Home Technology The recession won’t hit the tech sector

The recession won’t hit the tech sector

by uma
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By George Barnes, Co-founder and Director of Hamilton Barnes, the leading provider of talent solutions to the network engineering sector.

  • The tech sector – and cybersecurity in particular – won’t be affected, quite the opposite; clients are hiring faster and in greater volumes than ever before.
  • There are 30,000+ job vacancies in cybersecurity in the current market but not enough talent to fill the positions.
  • This is driving up salaries and, in some cases, forcing businesses to hire graduates with no experience.
  • ONS figures show that ‘Professional and scientific industry’ is the only one where pay continues to match rising prices.

Economists say UK GDP is set to shrink in 2023, confirming what we’ve been fearing for some time – that we’re in a recession. Well, maybe that’s true in the ‘real’ world, but I firmly believe that the expected economic downturn will pass the tech industry by and there are a number of reasons for that line of thinking.

A recession will typically see companies make redundancies to keep themselves afloat and pull back on their spending across specific business areas. Marketing is frequently the first to go and, reducing investment in technology and infrastructure has historically been a close second.

But in the aftermath of COVID-19, investment in tech – particularly in cybersecurity – is at an all-time high. You see, while the pandemic brought with it a host of problems for countless businesses around the world, affecting staffing, supply chains, cash flow and much more, it highlighted the need for more robust cybersecurity practices. Forced changes in perimeter – namely people working from home and using personal devices – and employees accessing sensitive data through unsafe Wi-Fi networks have weakened businesses defences, leading to increased security threats.

Cybersecurity is therefore at an all-time high. Attacks on businesses increased by almost 70% last year, with two in five of those targeted at SMEs, because security policies weren’t agile enough to prevent or mitigate against malware, phishing, ransomware, denial of service attacks, and SQL injections, amongst other threats. Indeed, prior to the pandemic, cybersecurity was often an afterthought for many businesses – so much so that SMEs would struggle to get cybersecurity funding until they were the victim of an attack. Only then would it become a priority.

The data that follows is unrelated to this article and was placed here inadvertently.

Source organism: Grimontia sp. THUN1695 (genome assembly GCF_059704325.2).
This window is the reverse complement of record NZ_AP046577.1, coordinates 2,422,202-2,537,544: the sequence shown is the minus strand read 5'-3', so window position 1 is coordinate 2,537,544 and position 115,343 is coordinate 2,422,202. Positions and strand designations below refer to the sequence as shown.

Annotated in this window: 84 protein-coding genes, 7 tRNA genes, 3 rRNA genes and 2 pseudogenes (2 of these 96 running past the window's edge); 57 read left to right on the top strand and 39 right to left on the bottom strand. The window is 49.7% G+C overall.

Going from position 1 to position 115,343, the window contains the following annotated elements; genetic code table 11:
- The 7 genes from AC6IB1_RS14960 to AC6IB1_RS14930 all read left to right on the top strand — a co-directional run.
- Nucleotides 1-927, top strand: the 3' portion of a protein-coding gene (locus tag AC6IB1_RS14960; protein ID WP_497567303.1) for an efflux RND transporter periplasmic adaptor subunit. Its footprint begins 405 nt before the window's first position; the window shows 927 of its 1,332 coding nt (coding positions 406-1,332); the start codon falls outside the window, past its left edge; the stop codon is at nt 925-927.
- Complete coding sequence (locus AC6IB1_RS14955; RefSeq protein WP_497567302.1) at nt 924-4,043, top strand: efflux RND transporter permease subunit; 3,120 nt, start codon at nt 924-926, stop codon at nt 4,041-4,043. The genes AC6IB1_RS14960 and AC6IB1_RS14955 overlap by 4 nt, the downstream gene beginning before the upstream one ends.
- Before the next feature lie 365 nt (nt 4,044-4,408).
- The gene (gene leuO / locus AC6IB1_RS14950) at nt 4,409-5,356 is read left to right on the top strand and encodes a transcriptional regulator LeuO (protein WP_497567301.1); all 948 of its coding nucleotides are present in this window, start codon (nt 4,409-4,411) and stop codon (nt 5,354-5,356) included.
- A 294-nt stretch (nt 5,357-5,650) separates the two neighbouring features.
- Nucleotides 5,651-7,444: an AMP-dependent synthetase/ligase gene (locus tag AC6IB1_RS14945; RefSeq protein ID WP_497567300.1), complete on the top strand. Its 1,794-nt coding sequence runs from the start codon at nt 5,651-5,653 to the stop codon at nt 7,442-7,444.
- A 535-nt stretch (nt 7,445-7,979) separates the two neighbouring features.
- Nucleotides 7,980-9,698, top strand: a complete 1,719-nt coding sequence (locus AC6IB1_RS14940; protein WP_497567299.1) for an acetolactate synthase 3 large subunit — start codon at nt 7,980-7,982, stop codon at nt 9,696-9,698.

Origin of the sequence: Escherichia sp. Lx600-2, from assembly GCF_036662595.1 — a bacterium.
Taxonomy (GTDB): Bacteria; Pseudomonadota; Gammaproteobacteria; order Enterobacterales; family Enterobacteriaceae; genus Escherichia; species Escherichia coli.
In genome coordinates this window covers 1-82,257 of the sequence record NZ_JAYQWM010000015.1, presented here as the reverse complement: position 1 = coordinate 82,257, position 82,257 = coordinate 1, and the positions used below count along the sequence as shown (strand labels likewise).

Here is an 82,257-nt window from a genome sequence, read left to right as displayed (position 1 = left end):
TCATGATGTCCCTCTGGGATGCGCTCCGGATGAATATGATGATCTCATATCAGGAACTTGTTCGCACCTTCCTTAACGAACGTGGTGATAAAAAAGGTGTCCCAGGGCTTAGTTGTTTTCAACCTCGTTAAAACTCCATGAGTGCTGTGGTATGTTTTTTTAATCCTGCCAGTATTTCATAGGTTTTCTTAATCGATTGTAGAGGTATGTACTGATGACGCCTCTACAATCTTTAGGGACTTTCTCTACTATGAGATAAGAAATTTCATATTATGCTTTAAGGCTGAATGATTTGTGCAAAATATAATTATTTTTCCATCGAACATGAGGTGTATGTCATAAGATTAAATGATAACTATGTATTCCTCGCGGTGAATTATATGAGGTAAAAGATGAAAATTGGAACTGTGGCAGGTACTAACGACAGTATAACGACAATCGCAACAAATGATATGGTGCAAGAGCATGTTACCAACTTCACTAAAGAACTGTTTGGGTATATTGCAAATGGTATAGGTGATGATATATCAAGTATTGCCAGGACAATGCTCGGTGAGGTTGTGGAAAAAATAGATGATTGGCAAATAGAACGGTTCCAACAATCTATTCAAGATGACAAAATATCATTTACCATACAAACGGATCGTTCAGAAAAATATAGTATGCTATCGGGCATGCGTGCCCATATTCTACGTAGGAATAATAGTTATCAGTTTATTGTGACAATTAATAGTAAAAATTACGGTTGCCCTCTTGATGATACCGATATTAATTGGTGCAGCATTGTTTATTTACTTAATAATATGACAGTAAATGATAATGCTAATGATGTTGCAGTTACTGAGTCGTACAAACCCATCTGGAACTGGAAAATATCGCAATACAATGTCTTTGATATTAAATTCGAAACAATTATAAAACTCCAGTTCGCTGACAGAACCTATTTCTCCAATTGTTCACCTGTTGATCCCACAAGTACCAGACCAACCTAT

But a recent report by Morgan Stanley showed that security software is the area in which CIOs are least likely to cut spending, should the economy worsen. The average cost of an attack to businesses has also risen into the tens of thousands of pounds, and investments are therefore ramping up in response to soaring levels of cybercrime. The traditional cybersecurity approach of waiting until the horse has bolted no longer cuts the mustard and this is great news for the sector, which is booming like never before, even if this is fuelled by necessity.

This changing landscape has prompted a resurgence in recruitment in the sector, with business asking how they can afford NOT to invest in cybersecurity. The result is a ‘candidate-driven’ market, with those with the necessary expertise in hot demand. So much so that there are 30,000+ cybersecurity vacancies open in the current market and salaries are being driven up as companies are forced to throw money at their recruitment requirements to compete and attract the best talent. Hamilton Barnes is seeing cyber positions that used to pay £80k per annum being advertised at over £110k and organisations that don’t have that kind of capital are being forced to look at younger candidates. Graduates are being offered salaries of £50k+ when their only cyber experience is studying it in a textbook.

Organisations have also had to accommodate employee demands for more flexible ways of working and 75% of our clients are now allowing flexible work arrangements. This is a major pull for a lot of candidates, so much so that we generally fill positions with these companies within a week or ten days. However, for the 25% of clients that are insisting that staff attend the office, the timeframe is considerably longer; upwards of two months. Luckily we have the expertise and network to find the right talent for these roles, but this demand will make it increasingly challenging to fill these positions. Even graduates, who could benefit from the interaction that comes from an office environment early in their careers, are opting to work from home.

So a recession? Far from it. As organisations aim to outrun their competitors, their need to hire cybersecurity specialists – and a range of other tech talent, such as senior network engineers and network security architects; just some of the key roles Hamilton Barnes is recruiting for – is seeing a surge of investment into the sector. This is in turn fuelled by greater customer demand for secure, data-driven insights.

Now is the time, therefore, to speculate to accumulate. Businesses simply can’t become a market leader without spending money and investing in top-quality tech talent. Any business that is overly cautious is going to fall behind. It remains to be seen whether there is the talent to fill the void and the awareness in the education sector to continually fuel the pipeline. But that’s probably a different article entirely.

 

www.gawdo.com

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